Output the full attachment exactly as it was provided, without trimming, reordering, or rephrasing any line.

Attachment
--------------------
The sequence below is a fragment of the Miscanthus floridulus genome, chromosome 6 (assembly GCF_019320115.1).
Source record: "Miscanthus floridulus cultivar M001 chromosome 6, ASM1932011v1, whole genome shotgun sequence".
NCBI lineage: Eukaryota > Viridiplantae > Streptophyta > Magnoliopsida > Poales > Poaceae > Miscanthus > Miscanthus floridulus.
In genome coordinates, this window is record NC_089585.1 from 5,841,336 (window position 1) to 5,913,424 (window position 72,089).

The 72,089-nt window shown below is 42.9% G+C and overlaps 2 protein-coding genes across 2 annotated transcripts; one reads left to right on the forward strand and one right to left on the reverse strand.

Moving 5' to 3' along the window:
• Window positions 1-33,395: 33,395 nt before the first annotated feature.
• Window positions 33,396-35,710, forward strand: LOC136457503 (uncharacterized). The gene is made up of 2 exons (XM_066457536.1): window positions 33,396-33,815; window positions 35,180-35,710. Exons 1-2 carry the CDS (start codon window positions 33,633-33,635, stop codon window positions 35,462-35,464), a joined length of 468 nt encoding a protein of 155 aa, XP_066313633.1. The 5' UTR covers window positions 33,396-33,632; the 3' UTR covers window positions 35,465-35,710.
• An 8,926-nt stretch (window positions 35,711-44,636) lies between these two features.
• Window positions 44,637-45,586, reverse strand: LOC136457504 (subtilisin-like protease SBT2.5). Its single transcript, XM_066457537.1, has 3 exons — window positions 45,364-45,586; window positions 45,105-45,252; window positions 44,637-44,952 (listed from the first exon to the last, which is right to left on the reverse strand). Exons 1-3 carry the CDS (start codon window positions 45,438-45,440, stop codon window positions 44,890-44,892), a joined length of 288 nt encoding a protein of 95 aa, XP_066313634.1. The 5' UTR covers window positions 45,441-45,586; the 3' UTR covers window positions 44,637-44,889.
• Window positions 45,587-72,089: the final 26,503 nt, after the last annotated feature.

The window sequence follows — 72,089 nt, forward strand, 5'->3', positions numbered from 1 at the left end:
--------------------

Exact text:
The sequence below is a fragment of the Miscanthus floridulus genome, chromosome 6 (assembly GCF_019320115.1).
Source record: "Miscanthus floridulus cultivar M001 chromosome 6, ASM1932011v1, whole genome shotgun sequence".
NCBI lineage: Eukaryota > Viridiplantae > Streptophyta > Magnoliopsida > Poales > Poaceae > Miscanthus > Miscanthus floridulus.
In genome coordinates, this window is record NC_089585.1 from 5,841,336 (window position 1) to 5,913,424 (window position 72,089).

The 72,089-nt window shown below is 42.9% G+C and overlaps 2 protein-coding genes across 2 annotated transcripts; one reads left to right on the forward strand and one right to left on the reverse strand.

Moving 5' to 3' along the window:
• Window positions 1-33,395: 33,395 nt before the first annotated feature.
• Window positions 33,396-35,710, forward strand: LOC136457503 (uncharacterized). The gene is made up of 2 exons (XM_066457536.1): window positions 33,396-33,815; window positions 35,180-35,710. Exons 1-2 carry the CDS (start codon window positions 33,633-33,635, stop codon window positions 35,462-35,464), a joined length of 468 nt encoding a protein of 155 aa, XP_066313633.1. The 5' UTR covers window positions 33,396-33,632; the 3' UTR covers window positions 35,465-35,710.
• An 8,926-nt stretch (window positions 35,711-44,636) lies between these two features.
• Window positions 44,637-45,586, reverse strand: LOC136457504 (subtilisin-like protease SBT2.5). Its single transcript, XM_066457537.1, has 3 exons — window positions 45,364-45,586; window positions 45,105-45,252; window positions 44,637-44,952 (listed from the first exon to the last, which is right to left on the reverse strand). Exons 1-3 carry the CDS (start codon window positions 45,438-45,440, stop codon window positions 44,890-44,892), a joined length of 288 nt encoding a protein of 95 aa, XP_066313634.1. The 5' UTR covers window positions 45,441-45,586; the 3' UTR covers window positions 44,637-44,889.
• Window positions 45,587-72,089: the final 26,503 nt, after the last annotated feature.

The window sequence follows — 72,089 nt, forward strand, 5'->3', positions numbered from 1 at the left end: